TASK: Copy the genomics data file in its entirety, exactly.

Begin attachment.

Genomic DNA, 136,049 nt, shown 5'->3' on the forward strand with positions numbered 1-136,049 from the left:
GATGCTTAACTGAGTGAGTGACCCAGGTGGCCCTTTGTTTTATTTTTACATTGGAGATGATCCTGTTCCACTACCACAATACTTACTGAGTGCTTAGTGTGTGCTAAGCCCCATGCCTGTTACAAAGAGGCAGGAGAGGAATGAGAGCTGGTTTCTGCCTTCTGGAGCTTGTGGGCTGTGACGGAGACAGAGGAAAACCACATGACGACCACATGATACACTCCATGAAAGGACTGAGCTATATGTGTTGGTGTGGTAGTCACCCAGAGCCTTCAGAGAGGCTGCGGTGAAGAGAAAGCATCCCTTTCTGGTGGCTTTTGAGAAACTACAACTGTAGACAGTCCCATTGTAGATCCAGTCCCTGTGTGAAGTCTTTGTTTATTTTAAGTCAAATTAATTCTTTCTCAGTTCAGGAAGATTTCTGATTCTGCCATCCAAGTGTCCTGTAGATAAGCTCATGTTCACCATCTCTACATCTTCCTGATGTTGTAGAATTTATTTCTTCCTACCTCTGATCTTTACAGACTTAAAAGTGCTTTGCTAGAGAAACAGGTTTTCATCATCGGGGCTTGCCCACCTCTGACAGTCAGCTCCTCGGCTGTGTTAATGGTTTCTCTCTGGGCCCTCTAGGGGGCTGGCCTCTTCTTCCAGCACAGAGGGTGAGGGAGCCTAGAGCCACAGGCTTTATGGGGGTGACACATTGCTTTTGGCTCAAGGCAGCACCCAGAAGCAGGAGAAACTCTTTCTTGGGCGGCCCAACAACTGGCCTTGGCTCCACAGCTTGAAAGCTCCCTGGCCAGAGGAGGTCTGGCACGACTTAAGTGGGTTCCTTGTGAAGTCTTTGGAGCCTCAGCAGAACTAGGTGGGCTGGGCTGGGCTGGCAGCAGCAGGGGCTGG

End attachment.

Genomic DNA, 136,049 nt, shown 5'->3' on the forward strand with positions numbered 1-136,049 from the left:
GATGCTTAACTGAGTGAGTGACCCAGGTGGCCCTTTGTTTTATTTTTACATTGGAGATGATCCTGTTCCACTACCACAATACTTACTGAGTGCTTAGTGTGTGCTAAGCCCCATGCCTGTTACAAAGAGGCAGGAGAGGAATGAGAGCTGGTTTCTGCCTTCTGGAGCTTGTGGGCTGTGACGGAGACAGAGGAAAACCACATGACGACCACATGATACACTCCATGAAAGGACTGAGCTATATGTGTTGGTGTGGTAGTCACCCAGAGCCTTCAGAGAGGCTGCGGTGAAGAGAAAGCATCCCTTTCTGGTGGCTTTTGAGAAACTACAACTGTAGACAGTCCCATTGTAGATCCAGTCCCTGTGTGAAGTCTTTGTTTATTTTAAGTCAAATTAATTCTTTCTCAGTTCAGGAAGATTTCTGATTCTGCCATCCAAGTGTCCTGTAGATAAGCTCATGTTCACCATCTCTACATCTTCCTGATGTTGTAGAATTTATTTCTTCCTACCTCTGATCTTTACAGACTTAAAAGTGCTTTGCTAGAGAAACAGGTTTTCATCATCGGGGCTTGCCCACCTCTGACAGTCAGCTCCTCGGCTGTGTTAATGGTTTCTCTCTGGGCCCTCTAGGGGGCTGGCCTCTTCTTCCAGCACAGAGGGTGAGGGAGCCTAGAGCCACAGGCTTTATGGGGGTGACACATTGCTTTTGGCTCAAGGCAGCACCCAGAAGCAGGAGAAACTCTTTCTTGGGCGGCCCAACAACTGGCCTTGGCTCCACAGCTTGAAAGCTCCCTGGCCAGAGGAGGTCTGGCACGACTTAAGTGGGTTCCTTGTGAAGTCTTTGGAGCCTCAGCAGAACTAGGTGGGCTGGGCTGGGCTGGCAGCAGCAGGGGCTGG